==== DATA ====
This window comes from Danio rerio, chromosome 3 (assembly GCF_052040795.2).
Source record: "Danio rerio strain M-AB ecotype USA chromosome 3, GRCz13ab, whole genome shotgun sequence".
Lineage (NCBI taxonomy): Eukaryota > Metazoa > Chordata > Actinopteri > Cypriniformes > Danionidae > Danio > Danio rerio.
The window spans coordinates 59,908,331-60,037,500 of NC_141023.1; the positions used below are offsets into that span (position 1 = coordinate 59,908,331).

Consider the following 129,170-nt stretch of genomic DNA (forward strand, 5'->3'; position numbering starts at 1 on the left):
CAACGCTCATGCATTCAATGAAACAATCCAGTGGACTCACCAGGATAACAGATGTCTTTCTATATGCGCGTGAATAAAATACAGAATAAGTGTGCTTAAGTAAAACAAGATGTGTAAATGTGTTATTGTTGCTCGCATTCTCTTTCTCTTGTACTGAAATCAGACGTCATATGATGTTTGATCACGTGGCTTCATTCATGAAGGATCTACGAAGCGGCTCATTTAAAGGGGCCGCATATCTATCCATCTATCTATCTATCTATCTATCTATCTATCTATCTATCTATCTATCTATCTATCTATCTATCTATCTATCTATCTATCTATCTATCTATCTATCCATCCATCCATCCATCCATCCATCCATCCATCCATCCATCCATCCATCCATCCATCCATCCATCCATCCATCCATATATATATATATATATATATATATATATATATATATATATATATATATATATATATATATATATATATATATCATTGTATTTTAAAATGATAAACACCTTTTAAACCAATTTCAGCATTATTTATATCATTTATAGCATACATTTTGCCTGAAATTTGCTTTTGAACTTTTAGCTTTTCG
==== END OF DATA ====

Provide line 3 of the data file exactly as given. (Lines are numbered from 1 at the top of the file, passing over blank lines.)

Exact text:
Lineage (NCBI taxonomy): Eukaryota > Metazoa > Chordata > Actinopteri > Cypriniformes > Danionidae > Danio > Danio rerio.